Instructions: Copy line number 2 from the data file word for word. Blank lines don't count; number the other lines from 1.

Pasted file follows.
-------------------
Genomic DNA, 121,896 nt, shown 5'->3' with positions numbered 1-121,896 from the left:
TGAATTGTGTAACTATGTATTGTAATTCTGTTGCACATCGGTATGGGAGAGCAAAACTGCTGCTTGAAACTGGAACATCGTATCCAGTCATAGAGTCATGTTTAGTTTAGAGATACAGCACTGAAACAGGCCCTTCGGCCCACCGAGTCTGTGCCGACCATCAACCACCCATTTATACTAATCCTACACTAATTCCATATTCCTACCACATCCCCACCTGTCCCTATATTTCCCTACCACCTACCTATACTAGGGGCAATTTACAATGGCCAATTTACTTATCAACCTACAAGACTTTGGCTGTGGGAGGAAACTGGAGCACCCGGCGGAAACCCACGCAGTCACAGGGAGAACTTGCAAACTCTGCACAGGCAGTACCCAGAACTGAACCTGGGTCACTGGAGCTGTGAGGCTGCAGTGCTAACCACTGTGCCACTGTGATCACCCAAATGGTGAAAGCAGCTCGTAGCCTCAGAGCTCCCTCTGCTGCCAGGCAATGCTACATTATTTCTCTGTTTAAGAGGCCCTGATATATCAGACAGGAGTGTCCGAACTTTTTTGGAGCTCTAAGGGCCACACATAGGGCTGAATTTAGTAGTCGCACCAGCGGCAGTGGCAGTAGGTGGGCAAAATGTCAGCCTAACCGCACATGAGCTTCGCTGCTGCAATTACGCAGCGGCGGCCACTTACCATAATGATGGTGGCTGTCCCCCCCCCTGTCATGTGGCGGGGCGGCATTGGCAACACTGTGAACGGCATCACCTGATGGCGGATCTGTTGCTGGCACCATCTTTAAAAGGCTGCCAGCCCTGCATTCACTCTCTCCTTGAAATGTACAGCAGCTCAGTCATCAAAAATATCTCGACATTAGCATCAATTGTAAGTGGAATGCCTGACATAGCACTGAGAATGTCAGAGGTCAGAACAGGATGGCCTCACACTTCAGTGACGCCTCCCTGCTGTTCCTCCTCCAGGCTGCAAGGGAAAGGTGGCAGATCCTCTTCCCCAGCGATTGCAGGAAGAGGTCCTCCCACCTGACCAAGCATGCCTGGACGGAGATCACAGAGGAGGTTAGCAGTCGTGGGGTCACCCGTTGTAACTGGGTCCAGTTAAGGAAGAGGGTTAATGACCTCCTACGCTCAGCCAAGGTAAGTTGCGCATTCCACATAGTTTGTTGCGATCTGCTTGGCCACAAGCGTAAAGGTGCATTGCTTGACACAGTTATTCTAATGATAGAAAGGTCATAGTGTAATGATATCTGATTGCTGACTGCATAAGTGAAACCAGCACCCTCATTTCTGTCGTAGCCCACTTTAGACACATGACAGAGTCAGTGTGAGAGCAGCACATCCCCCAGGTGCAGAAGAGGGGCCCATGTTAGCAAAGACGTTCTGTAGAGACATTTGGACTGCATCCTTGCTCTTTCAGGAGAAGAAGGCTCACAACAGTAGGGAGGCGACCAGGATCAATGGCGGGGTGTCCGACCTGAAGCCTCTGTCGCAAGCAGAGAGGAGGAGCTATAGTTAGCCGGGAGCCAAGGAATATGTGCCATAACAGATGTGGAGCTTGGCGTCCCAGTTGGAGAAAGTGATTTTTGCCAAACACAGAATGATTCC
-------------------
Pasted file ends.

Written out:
TGAATTGTGTAACTATGTATTGTAATTCTGTTGCACATCGGTATGGGAGAGCAAAACTGCTGCTTGAAACTGGAACATCGTATCCAGTCATAGAGTCATGTTTAGTTTAGAGATACAGCACTGAAACAGGCCCTTCGGCCCACCGAGTCTGTGCCGACCATCAACCACCCATTTATACTAATCCTACACTAATTCCATATTCCTACCACATCCCCACCTGTCCCTATATTTCCCTACCACCTACCTATACTAGGGGCAATTTACAATGGCCAATTTACTTATCAACCTACAAGACTTTGGCTGTGGGAGGAAACTGGAGCACCCGGCGGAAACCCACGCAGTCACAGGGAGAACTTGCAAACTCTGCACAGGCAGTACCCAGAACTGAACCTGGGTCACTGGAGCTGTGAGGCTGCAGTGCTAACCACTGTGCCACTGTGATCACCCAAATGGTGAAAGCAGCTCGTAGCCTCAGAGCTCCCTCTGCTGCCAGGCAATGCTACATTATTTCTCTGTTTAAGAGGCCCTGATATATCAGACAGGAGTGTCCGAACTTTTTTGGAGCTCTAAGGGCCACACATAGGGCTGAATTTAGTAGTCGCACCAGCGGCAGTGGCAGTAGGTGGGCAAAATGTCAGCCTAACCGCACATGAGCTTCGCTGCTGCAATTACGCAGCGGCGGCCACTTACCATAATGATGGTGGCTGTCCCCCCCCCTGTCATGTGGCGGGGCGGCATTGGCAACACTGTGAACGGCATCACCTGATGGCGGATCTGTTGCTGGCACCATCTTTAAAAGGCTGCCAGCCCTGCATTCACTCTCTCCTTGAAATGTACAGCAGCTCAGTCATCAAAAATATCTCGACATTAGCATCAATTGTAAGTGGAATGCCTGACATAGCACTGAGAATGTCAGAGGTCAGAACAGGATGGCCTCACACTTCAGTGACGCCTCCCTGCTGTTCCTCCTCCAGGCTGCAAGGGAAAGGTGGCAGATCCTCTTCCCCAGCGATTGCAGGAAGAGGTCCTCCCACCTGACCAAGCATGCCTGGACGGAGATCACAGAGGAGGTTAGCAGTCGTGGGGTCACCCGTTGTAACTGGGTCCAGTTAAGGAAGAGGGTTAATGACCTCCTACGCTCAGCCAAGGTAAGTTGCGCATTCCACATAGTTTGTTGCGATCTGCTTGGCCACAAGCGTAAAGGTGCATTGCTTGACACAGTTATTCTAATGATAGAAAGGTCATAGTGTAATGATATCTGATTGCTGACTGCATAAGTGAAACCAGCACCCTCATTTCTGTCGTAGCCCACTTTAGACACATGACAGAGTCAGTGTGAGAGCAGCACATCCCCCAGGTGCAGAAGAGGGGCCCATGTTAGCAAAGACGTTCTGTAGAGACATTTGGACTGCATCCTTGCTCTTTCAGGAGAAGAAGGCTCACAACAGTAGGGAGGCGACCAGGATCAATGGCGGGGTGTCCGACCTGAAGCCTCTGTCGCAAGCAGAGAGGAGGAGCTATAGTTAGCCGGGAGCCAAGGAATATGTGCCATAACAGATGTGGAGCTTGGCGTCCCAGTTGGAGAAAGTGATTTTTGCCAAACACAGAATGATTCC